Timothy Stultz

Thank you, Ron. Good afternoon everyone and thank you for joining us today. Concerns about the global economy, the U.S. economy and lower overall consumer spending have dampened the outlook for the electronics industry. This has led to weaker spending by semiconductor device companies characterized by reductions in capital investments, slowdowns in planned fab construction and push outs the capacity expansions.

If we take a closer look at the industry and technology trends however, we see major opportunities were selective and timely investments and close partnership with our customers will lead to long-term growth and an expansion of our business. Because of the importance of this topic I would like to spend a few moments elaborating on these opportunities.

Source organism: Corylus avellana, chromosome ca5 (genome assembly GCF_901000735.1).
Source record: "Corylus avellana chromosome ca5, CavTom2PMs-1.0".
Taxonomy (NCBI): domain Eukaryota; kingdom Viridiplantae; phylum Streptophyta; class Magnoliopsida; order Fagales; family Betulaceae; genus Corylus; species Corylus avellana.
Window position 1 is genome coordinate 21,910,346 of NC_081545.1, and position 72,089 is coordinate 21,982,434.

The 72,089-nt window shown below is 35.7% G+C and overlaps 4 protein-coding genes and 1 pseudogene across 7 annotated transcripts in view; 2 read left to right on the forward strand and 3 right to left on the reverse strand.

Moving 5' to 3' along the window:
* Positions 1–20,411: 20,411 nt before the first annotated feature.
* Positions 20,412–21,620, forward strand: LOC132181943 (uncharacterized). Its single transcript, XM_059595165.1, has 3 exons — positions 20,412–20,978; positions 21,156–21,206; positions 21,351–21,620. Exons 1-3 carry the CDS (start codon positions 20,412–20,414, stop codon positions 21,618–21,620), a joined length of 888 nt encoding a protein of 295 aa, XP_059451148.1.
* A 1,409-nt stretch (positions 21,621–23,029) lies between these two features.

The advancement of semiconductor devices both in price and performance is typically defined by the advent of new technology nodes of shrinks. Importantly the last series of feature size reduction or shrinks. Notably from 65 nanometer through 32 nanometer have been primarily accomplished through traditional scaling that is reducing feature sizes with tighter process performances. While using fundamentally the same tool sets and methodologies.

However to meet the performance and cost objectives for the newest and most advanced devices and derived to the next technology nodes 22 nanometers and below. Radical changes and device materials architectures and structures are being required. Notably we are seen an increased and the use of exotic material combination such as high key metal gates. The advent of three dimensional transistor architecture such as Intel’s thin fab. The development of three dimensional memory self such as Toshiba’s BiCS architecture and new three dimensional packaging concepts such as Micron’s 3D Memory Cube.